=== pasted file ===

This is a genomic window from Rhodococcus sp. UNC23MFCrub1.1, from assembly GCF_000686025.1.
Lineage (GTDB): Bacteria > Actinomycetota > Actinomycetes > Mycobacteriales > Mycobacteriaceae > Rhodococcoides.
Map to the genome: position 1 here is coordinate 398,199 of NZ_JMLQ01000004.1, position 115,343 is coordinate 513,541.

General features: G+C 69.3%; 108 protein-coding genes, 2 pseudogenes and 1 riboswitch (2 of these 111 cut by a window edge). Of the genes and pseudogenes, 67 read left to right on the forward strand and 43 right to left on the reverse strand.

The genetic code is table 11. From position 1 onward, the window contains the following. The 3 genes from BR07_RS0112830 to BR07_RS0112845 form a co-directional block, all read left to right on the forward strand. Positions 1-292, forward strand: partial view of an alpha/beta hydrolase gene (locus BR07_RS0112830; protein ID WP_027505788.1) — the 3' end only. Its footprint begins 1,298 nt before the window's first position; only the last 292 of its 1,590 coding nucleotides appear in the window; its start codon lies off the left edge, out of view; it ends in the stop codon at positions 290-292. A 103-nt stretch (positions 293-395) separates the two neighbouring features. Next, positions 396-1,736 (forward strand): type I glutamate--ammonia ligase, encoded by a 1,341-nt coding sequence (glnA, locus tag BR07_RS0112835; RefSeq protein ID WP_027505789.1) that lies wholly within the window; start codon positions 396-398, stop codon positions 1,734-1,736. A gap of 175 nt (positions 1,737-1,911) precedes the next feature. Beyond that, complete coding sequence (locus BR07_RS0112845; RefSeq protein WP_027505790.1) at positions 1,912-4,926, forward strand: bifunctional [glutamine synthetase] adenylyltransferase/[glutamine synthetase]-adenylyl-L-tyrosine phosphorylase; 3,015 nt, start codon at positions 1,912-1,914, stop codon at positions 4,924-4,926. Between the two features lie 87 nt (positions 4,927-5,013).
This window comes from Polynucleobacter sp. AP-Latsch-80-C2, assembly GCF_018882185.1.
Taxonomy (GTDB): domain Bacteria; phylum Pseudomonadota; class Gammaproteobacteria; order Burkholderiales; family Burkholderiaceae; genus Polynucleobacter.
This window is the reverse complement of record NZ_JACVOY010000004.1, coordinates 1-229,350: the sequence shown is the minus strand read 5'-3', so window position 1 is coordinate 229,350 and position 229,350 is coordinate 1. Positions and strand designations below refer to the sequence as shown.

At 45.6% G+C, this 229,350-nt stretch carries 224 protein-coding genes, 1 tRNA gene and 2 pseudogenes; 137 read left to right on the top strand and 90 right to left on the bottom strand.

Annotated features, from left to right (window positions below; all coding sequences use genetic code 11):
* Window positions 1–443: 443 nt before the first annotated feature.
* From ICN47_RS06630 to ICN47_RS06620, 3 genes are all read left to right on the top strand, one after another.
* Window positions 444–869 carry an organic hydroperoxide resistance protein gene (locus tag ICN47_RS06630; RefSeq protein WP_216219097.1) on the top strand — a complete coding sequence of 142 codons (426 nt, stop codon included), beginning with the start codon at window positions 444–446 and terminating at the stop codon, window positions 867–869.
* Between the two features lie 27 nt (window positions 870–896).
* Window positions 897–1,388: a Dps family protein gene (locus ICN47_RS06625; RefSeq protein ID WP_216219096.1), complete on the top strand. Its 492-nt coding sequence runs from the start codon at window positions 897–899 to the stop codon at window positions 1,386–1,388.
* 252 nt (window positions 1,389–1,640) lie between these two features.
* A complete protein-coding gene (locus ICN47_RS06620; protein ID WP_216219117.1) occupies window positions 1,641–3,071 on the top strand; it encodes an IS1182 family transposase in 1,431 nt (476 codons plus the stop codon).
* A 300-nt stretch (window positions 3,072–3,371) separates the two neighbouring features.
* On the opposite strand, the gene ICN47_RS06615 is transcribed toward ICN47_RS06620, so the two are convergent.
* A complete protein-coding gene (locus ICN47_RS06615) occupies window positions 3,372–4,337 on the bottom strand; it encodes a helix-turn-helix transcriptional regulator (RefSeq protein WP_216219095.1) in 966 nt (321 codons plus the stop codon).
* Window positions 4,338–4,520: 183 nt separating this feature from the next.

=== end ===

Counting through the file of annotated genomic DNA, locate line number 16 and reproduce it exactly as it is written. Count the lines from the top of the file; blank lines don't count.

* 252 nt (window positions 1,389–1,640) lie between these two features.